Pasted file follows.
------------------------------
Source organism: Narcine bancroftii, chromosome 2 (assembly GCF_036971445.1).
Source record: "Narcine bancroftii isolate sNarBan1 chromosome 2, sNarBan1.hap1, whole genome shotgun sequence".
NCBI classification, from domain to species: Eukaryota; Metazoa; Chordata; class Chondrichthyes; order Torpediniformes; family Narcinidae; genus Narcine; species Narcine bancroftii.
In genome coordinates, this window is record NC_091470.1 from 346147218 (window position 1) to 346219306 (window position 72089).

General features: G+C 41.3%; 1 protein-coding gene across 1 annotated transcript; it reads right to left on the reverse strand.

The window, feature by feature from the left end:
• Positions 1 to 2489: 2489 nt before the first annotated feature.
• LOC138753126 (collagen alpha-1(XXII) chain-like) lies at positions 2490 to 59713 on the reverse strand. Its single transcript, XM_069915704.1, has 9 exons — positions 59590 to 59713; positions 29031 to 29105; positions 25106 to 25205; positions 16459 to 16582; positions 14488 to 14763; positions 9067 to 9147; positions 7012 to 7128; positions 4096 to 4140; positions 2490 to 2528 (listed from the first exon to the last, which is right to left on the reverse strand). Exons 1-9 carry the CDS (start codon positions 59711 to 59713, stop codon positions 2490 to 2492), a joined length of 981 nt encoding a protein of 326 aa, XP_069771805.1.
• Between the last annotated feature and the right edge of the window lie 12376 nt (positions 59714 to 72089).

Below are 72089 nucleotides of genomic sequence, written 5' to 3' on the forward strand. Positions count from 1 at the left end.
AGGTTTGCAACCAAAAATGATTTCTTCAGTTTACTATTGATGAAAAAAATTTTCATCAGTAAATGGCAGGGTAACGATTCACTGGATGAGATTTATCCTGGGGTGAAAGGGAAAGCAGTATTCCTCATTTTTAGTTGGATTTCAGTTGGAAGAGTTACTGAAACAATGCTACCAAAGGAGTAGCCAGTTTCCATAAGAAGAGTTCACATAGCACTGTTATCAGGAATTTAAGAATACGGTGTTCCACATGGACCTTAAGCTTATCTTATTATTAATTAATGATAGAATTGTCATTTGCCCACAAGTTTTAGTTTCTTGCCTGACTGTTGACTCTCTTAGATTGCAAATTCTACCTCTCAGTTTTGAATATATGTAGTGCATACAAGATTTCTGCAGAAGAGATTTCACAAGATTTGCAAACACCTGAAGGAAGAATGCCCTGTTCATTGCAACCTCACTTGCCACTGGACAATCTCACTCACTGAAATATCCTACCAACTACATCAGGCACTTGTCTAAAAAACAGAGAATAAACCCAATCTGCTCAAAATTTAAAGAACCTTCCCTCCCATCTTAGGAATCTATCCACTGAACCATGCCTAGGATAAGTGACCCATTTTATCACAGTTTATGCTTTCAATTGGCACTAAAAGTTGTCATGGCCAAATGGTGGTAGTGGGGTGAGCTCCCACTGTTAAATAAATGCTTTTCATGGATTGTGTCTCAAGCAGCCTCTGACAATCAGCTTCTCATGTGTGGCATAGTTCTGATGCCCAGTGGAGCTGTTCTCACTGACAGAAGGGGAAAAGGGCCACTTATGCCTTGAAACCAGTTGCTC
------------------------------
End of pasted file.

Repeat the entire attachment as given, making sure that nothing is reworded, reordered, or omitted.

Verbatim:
Source organism: Narcine bancroftii, chromosome 2 (assembly GCF_036971445.1).
Source record: "Narcine bancroftii isolate sNarBan1 chromosome 2, sNarBan1.hap1, whole genome shotgun sequence".
NCBI classification, from domain to species: Eukaryota; Metazoa; Chordata; class Chondrichthyes; order Torpediniformes; family Narcinidae; genus Narcine; species Narcine bancroftii.
In genome coordinates, this window is record NC_091470.1 from 346147218 (window position 1) to 346219306 (window position 72089).

General features: G+C 41.3%; 1 protein-coding gene across 1 annotated transcript; it reads right to left on the reverse strand.

The window, feature by feature from the left end:
• Positions 1 to 2489: 2489 nt before the first annotated feature.
• LOC138753126 (collagen alpha-1(XXII) chain-like) lies at positions 2490 to 59713 on the reverse strand. Its single transcript, XM_069915704.1, has 9 exons — positions 59590 to 59713; positions 29031 to 29105; positions 25106 to 25205; positions 16459 to 16582; positions 14488 to 14763; positions 9067 to 9147; positions 7012 to 7128; positions 4096 to 4140; positions 2490 to 2528 (listed from the first exon to the last, which is right to left on the reverse strand). Exons 1-9 carry the CDS (start codon positions 59711 to 59713, stop codon positions 2490 to 2492), a joined length of 981 nt encoding a protein of 326 aa, XP_069771805.1.
• Between the last annotated feature and the right edge of the window lie 12376 nt (positions 59714 to 72089).

Below are 72089 nucleotides of genomic sequence, written 5' to 3' on the forward strand. Positions count from 1 at the left end.
AGGTTTGCAACCAAAAATGATTTCTTCAGTTTACTATTGATGAAAAAAATTTTCATCAGTAAATGGCAGGGTAACGATTCACTGGATGAGATTTATCCTGGGGTGAAAGGGAAAGCAGTATTCCTCATTTTTAGTTGGATTTCAGTTGGAAGAGTTACTGAAACAATGCTACCAAAGGAGTAGCCAGTTTCCATAAGAAGAGTTCACATAGCACTGTTATCAGGAATTTAAGAATACGGTGTTCCACATGGACCTTAAGCTTATCTTATTATTAATTAATGATAGAATTGTCATTTGCCCACAAGTTTTAGTTTCTTGCCTGACTGTTGACTCTCTTAGATTGCAAATTCTACCTCTCAGTTTTGAATATATGTAGTGCATACAAGATTTCTGCAGAAGAGATTTCACAAGATTTGCAAACACCTGAAGGAAGAATGCCCTGTTCATTGCAACCTCACTTGCCACTGGACAATCTCACTCACTGAAATATCCTACCAACTACATCAGGCACTTGTCTAAAAAACAGAGAATAAACCCAATCTGCTCAAAATTTAAAGAACCTTCCCTCCCATCTTAGGAATCTATCCACTGAACCATGCCTAGGATAAGTGACCCATTTTATCACAGTTTATGCTTTCAATTGGCACTAAAAGTTGTCATGGCCAAATGGTGGTAGTGGGGTGAGCTCCCACTGTTAAATAAATGCTTTTCATGGATTGTGTCTCAAGCAGCCTCTGACAATCAGCTTCTCATGTGTGGCATAGTTCTGATGCCCAGTGGAGCTGTTCTCACTGACAGAAGGGGAAAAGGGCCACTTATGCCTTGAAACCAGTTGCTC